The traffic in Mumbai is a language in itself. Every morning I set out on an adventure of sorts—a grinding, repetitive, smog-filled and completely uninvited adventure. Somewhere, although nobody has seen them, is a conductor (possibly dressed in a black tailcoat or shimmering pencil skirt) swinging their arms wildly, unaware of the cacophony they are leading their musicians to perform. I am one of the musicians. I look everywhere as I sound my horn, mentally charting my course through an unsystematic, unpredictable mess of machines rolling lethargically down the road. If everyone wants to get where they are going so hurriedly, how ironic is it that we are the very people causing a traffic jam?
To my left a path opens up. The rickshaw in my mirror and I both realise only one of us will make it through. And it will be me.
Manoeuvring my 500cc hunk of metal inches away from the pavement, I proceed to the head of the queue, closer to the traffic lights. The light shines red yet nobody is waiting. In Mumbai, traffic lights are merely suggestions. The red tells you someone else may have a green so you need to look before you unheedingly cross the intersection anyway. But if everyone is jumping the signal, why is the traffic behind them not moving any faster?
As I reach the next signal—the second of about ten on my way to work every day—the same routine repeats. Cars stack up to the right making way for two-wheelers on the left. The three-wheeled auto rickshaws continue to lament their identity crisis: do I belong with the cars or do I belong with the two-wheelers? And then a sliver of empty road bares itself, turning the rickshaw driver’s lament into an opportunistic scowl: I am whatever is convenient for me to be.
I watch with distaste as he proceeds to occupy a spot too small for him to go through yet wide enough for me and two-dozen others on two-wheelers, all of whom could have gone ahead had this chap been a bit more decent.
At the next signal the show repeats; but some of us have now learnt our lesson. The auto rickshaw hesitates in switching gears when the traffic light turns green and in the blink of an eye he is left behind as two-wheelers pass him by in droves. In step with this dance is the sound of discordant honking. This opera is symbolic of life in Mumbai: somehow fast-paced yet nobody knows why. If you pause to question it, you get left behind.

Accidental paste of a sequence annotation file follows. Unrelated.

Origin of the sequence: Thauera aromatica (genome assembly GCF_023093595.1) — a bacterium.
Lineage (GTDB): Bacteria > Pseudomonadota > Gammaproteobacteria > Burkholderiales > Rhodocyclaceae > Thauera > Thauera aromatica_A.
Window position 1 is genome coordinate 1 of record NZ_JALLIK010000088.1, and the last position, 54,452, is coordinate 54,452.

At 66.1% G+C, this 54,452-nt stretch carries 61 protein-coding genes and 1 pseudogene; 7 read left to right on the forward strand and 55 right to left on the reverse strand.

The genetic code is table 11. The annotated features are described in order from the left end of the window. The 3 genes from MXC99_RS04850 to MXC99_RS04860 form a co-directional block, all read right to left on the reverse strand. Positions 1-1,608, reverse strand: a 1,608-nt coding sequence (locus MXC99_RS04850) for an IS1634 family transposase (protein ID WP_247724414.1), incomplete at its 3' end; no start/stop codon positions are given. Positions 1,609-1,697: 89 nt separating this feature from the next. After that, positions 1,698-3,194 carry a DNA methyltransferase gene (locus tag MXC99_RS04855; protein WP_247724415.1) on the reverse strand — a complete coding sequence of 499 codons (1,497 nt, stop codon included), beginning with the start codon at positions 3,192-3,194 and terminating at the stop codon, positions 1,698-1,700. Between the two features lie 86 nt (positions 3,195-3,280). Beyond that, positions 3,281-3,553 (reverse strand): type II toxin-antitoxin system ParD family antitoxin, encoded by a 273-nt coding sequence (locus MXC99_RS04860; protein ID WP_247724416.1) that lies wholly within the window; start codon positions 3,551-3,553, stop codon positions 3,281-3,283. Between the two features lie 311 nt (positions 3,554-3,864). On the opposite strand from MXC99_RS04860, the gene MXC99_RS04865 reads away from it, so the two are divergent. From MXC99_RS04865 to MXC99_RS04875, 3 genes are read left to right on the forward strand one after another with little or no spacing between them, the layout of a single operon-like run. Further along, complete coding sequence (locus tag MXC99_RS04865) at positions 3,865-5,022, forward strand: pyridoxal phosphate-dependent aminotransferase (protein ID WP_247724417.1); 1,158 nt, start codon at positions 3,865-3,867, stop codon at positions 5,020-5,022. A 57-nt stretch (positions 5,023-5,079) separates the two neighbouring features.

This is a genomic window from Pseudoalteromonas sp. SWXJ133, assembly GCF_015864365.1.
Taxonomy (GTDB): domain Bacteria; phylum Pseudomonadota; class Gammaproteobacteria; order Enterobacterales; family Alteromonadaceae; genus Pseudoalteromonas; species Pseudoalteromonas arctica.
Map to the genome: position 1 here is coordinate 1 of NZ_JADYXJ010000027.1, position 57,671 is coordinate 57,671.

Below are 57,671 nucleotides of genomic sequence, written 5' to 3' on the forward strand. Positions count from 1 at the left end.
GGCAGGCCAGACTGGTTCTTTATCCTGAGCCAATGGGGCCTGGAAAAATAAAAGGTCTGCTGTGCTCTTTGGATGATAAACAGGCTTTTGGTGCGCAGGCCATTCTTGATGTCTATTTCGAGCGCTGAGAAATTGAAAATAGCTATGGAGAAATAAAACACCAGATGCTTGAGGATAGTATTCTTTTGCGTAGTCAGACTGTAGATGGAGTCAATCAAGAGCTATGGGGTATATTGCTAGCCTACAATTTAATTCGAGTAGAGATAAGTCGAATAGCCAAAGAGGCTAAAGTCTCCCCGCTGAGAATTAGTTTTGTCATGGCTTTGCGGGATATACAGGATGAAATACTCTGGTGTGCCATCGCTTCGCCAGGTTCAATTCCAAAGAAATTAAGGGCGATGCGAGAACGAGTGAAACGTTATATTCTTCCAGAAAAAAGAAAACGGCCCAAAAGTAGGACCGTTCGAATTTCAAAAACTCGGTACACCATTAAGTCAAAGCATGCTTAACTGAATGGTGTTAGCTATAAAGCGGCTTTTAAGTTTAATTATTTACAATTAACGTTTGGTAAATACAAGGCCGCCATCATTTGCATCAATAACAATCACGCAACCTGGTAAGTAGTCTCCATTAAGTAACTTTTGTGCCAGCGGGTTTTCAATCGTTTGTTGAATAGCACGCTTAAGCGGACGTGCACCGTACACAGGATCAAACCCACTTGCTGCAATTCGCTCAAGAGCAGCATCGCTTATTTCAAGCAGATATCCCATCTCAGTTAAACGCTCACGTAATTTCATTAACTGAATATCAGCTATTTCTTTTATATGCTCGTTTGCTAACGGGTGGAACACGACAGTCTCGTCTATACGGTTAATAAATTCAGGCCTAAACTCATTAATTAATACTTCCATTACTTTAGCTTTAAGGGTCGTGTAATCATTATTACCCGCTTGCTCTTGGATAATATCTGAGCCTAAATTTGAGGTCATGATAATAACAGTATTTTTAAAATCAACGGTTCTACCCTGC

Mumbai needs to slow down. Mumbai needs to think, to let her mind wander, to juice up her creative strengths. We could start doing that right now but someone behind us reminds us there is no time for that. The ugly, shrill sound of a horn pierces the air. Move. Persuaded and emboldened by the first honk, a few more blare just for good measure. Move.
At the next intersection those of us on two-wheelers have snaked to the left. A slow pattern starts to emerge catalysed by the monotony. This traffic is madness but there is method in it. If you accidentally block someone off, you wave in apology. And if you are accidentally blocked off yourself, you let it go. Of course nobody expects you to keep driving after a collision, but even with nobody telling you, you learn that the little things are worth letting go of. Forgiveness is a potion that enriches life. Either that or you have no time to carry it around with you. If I look hard enough, will the traffic in Mumbai teach me something? Or do we see what we want to see? I shrug off the thought: here I am looking at hundreds of vehicles even though I would be happy to not see them.
A good forty-five minutes later I have moved a mere eight kilometres. In any other city I could have gone almost five times as far. Fast-paced Mumbai is ironically exhausting my precious time. Fast-paced Mumbai is infuriatingly slow.
By the time I finally reach work, I eagerly wait to tip off my helmet for the rest of the day and let my bike rest too. In several hours we will sing this song and dance this dance again together. This time under the moonlight.